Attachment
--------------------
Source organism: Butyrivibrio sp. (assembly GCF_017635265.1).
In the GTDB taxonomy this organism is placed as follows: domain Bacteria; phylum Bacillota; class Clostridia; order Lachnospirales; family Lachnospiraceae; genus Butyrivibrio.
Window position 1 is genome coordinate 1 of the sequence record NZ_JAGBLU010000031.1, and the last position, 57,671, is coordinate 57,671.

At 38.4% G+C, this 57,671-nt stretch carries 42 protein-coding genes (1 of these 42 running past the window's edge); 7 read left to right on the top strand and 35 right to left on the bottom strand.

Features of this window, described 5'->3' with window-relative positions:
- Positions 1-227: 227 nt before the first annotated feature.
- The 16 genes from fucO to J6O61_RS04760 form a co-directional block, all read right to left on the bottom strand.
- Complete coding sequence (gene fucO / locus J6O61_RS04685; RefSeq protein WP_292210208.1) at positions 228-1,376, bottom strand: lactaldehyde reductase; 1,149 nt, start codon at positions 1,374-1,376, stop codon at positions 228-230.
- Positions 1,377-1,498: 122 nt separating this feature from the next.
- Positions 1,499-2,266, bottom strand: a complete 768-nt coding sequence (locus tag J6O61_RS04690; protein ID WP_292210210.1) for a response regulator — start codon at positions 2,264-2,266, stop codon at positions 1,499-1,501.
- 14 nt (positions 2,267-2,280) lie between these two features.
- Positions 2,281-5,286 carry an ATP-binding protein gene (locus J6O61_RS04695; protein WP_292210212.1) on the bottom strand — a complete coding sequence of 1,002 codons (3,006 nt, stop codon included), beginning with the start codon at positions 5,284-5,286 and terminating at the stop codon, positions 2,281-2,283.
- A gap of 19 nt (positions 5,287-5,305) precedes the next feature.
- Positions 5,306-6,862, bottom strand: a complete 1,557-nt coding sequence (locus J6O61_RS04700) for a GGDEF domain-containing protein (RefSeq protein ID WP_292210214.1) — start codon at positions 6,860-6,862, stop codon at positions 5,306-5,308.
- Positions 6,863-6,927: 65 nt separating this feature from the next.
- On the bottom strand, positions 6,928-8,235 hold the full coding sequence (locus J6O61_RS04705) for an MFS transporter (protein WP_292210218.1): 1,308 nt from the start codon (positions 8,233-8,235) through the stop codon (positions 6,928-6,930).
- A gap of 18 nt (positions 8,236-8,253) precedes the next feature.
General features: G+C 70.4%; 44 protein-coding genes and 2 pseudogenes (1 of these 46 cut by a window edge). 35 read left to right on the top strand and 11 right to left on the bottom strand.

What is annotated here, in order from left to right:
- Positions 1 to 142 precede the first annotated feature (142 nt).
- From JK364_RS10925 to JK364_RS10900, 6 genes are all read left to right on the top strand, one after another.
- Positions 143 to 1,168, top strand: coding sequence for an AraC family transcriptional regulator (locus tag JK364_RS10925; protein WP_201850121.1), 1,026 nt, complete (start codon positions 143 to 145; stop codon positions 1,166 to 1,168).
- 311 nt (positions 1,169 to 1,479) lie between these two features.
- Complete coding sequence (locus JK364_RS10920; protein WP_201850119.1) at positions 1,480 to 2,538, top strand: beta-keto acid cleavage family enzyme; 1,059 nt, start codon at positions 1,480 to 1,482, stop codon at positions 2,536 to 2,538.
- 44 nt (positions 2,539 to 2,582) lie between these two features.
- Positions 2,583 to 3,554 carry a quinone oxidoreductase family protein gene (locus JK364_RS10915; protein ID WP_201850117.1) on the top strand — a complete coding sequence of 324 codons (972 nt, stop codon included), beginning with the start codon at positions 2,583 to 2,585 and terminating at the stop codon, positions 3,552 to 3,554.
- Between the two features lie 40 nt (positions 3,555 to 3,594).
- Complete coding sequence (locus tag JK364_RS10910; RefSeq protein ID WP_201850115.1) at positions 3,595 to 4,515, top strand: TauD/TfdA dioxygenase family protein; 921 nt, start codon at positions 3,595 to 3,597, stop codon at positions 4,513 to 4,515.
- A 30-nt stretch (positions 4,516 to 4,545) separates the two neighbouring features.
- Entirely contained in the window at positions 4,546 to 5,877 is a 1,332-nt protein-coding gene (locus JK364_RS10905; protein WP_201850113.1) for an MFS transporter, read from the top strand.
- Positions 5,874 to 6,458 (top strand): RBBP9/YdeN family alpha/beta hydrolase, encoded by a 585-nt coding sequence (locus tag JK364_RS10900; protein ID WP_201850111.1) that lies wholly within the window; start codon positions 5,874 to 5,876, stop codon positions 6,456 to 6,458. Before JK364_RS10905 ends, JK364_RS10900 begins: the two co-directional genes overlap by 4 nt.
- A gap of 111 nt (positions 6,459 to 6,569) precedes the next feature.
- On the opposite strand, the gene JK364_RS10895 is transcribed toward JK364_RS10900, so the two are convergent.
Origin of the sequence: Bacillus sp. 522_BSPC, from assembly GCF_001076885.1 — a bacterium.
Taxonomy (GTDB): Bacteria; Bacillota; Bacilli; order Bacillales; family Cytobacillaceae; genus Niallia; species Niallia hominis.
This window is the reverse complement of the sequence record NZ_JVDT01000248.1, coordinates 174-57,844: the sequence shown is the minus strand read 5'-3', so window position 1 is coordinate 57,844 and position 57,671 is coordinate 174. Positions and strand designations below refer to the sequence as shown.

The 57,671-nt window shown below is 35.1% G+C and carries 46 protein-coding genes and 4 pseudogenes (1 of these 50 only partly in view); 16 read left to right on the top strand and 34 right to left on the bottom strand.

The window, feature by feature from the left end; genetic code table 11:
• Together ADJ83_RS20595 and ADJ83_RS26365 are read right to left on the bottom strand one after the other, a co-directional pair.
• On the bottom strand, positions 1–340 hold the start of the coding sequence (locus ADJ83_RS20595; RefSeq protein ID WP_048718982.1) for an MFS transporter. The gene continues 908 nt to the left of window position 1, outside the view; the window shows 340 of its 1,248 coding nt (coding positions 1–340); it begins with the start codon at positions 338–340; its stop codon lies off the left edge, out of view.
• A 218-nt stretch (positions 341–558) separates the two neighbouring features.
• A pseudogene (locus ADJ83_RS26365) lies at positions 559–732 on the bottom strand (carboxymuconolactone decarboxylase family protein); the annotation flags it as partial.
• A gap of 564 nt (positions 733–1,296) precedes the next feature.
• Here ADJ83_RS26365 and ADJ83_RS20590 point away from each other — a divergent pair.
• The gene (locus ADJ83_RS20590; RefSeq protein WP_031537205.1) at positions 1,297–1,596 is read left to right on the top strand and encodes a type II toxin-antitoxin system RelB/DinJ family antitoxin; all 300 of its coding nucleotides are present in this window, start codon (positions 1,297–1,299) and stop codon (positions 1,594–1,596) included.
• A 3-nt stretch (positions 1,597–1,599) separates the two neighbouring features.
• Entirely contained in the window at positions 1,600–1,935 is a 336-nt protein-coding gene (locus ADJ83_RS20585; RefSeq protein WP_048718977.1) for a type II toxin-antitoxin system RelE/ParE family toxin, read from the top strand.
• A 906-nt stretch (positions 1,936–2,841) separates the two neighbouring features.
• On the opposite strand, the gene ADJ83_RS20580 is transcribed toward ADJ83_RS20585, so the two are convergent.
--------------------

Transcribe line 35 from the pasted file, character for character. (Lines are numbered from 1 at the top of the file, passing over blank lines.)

Taxonomy (GTDB): Bacteria; Bacillota; Bacilli; order Bacillales; family Cytobacillaceae; genus Niallia; species Niallia hominis.